Razer is a company that prides itself in designing products for gamers, by gamers. We’ve already seen what Razer is capable of when it comes to crazy computer mice and “gaming surfaces”, but what about something a little more substantial? Well, the speakers that are built into my Dell laptop are pretty anemic at best, so I approached the newly launched Razer Mako THX speakers with completely open arms. And the 2.1 system absolutely blew me away. Yes, they are that good.
Like most other Razer products, the Mako THX 2.1 speaker system comes in a matte black box with a few green highlights and stylized font. Opening up the box, you discover that everything has been packed very carefully, meticulously protected with a styrofoam skeleton.
Diving deeper into the box, I came across at least a couple of pleasant surprises. First, the speakers themselves are highly attractive, boasting a brilliant matte black finish that can be discretely hidden away on your desktop or amongst your home theater components. At the same time, the design is decidedly high-end and any visitor to your home will be drawn to your proudly displayed speakers. They’ll know that they’re expensive just by looking at them.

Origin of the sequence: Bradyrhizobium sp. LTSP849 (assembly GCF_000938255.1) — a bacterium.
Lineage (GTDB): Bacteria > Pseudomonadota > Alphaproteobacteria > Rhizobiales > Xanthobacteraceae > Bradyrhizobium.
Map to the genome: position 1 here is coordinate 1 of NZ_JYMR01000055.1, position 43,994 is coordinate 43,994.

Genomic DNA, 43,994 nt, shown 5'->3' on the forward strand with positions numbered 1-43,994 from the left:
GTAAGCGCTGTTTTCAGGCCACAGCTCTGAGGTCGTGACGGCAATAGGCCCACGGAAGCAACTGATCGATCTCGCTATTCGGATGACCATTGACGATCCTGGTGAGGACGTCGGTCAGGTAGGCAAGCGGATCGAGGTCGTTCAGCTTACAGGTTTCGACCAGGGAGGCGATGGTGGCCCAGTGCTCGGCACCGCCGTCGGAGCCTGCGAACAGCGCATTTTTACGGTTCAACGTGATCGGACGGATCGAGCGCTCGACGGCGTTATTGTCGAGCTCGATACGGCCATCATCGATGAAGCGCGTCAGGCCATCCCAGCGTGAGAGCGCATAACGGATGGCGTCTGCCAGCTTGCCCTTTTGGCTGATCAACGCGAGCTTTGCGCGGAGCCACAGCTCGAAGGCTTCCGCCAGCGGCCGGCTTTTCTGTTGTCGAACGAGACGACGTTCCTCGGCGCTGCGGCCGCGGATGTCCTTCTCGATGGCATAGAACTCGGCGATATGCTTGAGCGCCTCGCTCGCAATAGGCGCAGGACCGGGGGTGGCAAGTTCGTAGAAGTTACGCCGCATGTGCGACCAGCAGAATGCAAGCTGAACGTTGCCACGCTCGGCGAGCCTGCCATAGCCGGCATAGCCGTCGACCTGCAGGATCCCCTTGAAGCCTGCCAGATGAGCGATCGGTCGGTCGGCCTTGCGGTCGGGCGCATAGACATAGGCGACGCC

The speakers themselves are shaped almost like down-turned bowls. Others may say that the speakers look like little black mushrooms (Nintendo fanboys and fangirls probably prefer that analogy). Whatever you think they look like, I think that the Mako speakers look great. The faint Razer logo on the top of each speaker is an especially nice touch. The subwoofer is essentially a larger version of the two satellites, so you get a very “complete” package. Everything fits together perfectly. Oh, and the speakers have been individually protected in foamy bags of their own.
The other significant surprise is the connection configuration for the Razer Mako speaker system. While most systems of this kind make use of standard speaker wire, the Mako actually connects the subwoofer (which also serves as the digital amplifier) to the two satellites via flat CAT5 cables, not unlike those you’d use for your wireless router. In fact, there is a clear note on the provided cables that reminds you not to connect the speakers to your computer’s LAN port.
I wasn’t brave enough to find out what what happen if I were to do that, but I did try using generic Ethernet cables to connect the satellite speakers to the subwoofer. What happens is that the middle section of the control pod starts to blink and no sound is pumped out of the speakers. Looks like they’re using some sort of proprietary solution.
The provided controller, which I will discuss in a moment, also connects to the subwoofer in an interesting way; it’s a VGA/RGB cable. Like the CAT5 speaker cables, there is a warning not to connect the controller to a monitor or your computer’s graphics port.
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